The tribunals chaired by McCracken, Flood, Mahon and Moriarty mean we can never again claim we didn’t know about the misuse of power for personal benefit, to quote the definition Transparency International provides for corruption. Judge Alan Mahon says in his final report that “ignorance and apathy are both corruption catalysts” and that, because “the pathways of corruption are ever changing”, measures to fight it must be constantly reviewed.  Corruption’s chameleon nature was, in fact, thrown into stark relief throughout the lifetime of the Mahon and Moriarty inquiries.

For 14 years, while they ploughed on, politicians like Bertie Ahern avoided answering questions about the evidence being uncovered of his and his party’s anti-Irish activities by insisting that we had to wait for the tribunal reports. Often we were told – falsely and, I believe, deliberately falsely – that the tribunals were sub judice and could therefore not be discussed. Not that this stopped Ahern and his cabinet vilifying the Mahon tribunal for supposedly being on a witch-hunt against him and, generally, rubbishing all tribunals because of their inflated expense, ignoring the inconvenient reality that it was politicians who set their terms of reference and their lawyers’ astronomical fees. Although, you know, the lawyers could have said no thank you to their €2,500-a-day.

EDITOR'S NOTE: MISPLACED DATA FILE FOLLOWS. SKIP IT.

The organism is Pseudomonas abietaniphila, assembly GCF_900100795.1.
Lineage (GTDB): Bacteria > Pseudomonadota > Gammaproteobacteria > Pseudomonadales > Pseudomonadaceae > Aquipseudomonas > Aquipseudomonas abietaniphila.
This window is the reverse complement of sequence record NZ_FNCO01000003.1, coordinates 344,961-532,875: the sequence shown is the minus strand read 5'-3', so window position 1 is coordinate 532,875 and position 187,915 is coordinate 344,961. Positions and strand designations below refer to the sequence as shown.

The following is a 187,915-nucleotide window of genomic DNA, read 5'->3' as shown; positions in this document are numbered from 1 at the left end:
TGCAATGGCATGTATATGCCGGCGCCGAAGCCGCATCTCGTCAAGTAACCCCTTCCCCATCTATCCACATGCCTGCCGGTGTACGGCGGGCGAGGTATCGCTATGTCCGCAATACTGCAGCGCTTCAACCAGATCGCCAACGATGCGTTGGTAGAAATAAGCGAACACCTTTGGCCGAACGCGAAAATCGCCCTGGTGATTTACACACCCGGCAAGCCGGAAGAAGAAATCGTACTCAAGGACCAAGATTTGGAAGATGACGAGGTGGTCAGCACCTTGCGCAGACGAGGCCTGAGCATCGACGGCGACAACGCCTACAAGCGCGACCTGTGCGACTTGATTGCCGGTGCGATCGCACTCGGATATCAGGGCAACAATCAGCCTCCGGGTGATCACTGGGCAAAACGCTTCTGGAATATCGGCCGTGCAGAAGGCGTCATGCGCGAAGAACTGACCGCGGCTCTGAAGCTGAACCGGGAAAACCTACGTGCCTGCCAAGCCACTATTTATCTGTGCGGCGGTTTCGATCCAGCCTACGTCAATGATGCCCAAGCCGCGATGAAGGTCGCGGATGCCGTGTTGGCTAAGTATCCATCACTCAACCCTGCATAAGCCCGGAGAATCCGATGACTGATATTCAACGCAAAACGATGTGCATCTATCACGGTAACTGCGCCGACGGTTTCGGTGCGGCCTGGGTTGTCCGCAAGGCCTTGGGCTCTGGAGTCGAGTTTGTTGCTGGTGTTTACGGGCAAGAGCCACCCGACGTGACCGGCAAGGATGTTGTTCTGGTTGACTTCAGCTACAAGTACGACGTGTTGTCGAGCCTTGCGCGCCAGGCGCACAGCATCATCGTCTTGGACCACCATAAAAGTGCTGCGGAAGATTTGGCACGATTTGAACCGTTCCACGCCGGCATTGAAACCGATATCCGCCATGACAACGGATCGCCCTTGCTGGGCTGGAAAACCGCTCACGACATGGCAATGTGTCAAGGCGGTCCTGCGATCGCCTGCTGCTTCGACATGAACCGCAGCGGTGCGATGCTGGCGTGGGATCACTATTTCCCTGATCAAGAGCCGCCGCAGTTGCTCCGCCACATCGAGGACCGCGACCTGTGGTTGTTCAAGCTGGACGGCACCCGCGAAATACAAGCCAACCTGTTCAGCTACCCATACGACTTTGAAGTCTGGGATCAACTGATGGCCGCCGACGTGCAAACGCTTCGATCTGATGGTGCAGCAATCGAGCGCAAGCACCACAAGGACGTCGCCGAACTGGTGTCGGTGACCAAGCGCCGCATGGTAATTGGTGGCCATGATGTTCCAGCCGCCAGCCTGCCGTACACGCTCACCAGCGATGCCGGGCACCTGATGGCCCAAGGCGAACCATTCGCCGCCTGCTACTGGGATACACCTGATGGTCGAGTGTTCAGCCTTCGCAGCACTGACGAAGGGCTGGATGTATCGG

Against this censorious sound-track, the biggest property bubble in history was being hot-housed outside the old garrison walls of Dublin Castle. Noël Coward said that “the higher the buildings, the lower the morals”. Despite an abundance of housing, the number of households on housing waiting lists doubled between 1996 and 2008. A statistic such as this shows how disingenuous and inflammatory is the post-boom catch cry that “sure, we all benefitted and we all lost the run of ourselves”. Some of those high-buildings of the boom have started to come down but there is scant evidence that public morals have start to rise in parallel.

It was the usual suspects who benefitted most from the Celtic tiger and the reason many of them did so is because our society continued to be ambivalent about low standards in high places right throughout the existence of the tribunals. Ahern’s tear-stained interview with Bryan Dobson in September 2006 captured the invincible amorality of the political culture when the Taoiseach of the day blithely declared that he appointed people to state boards because they were his friends.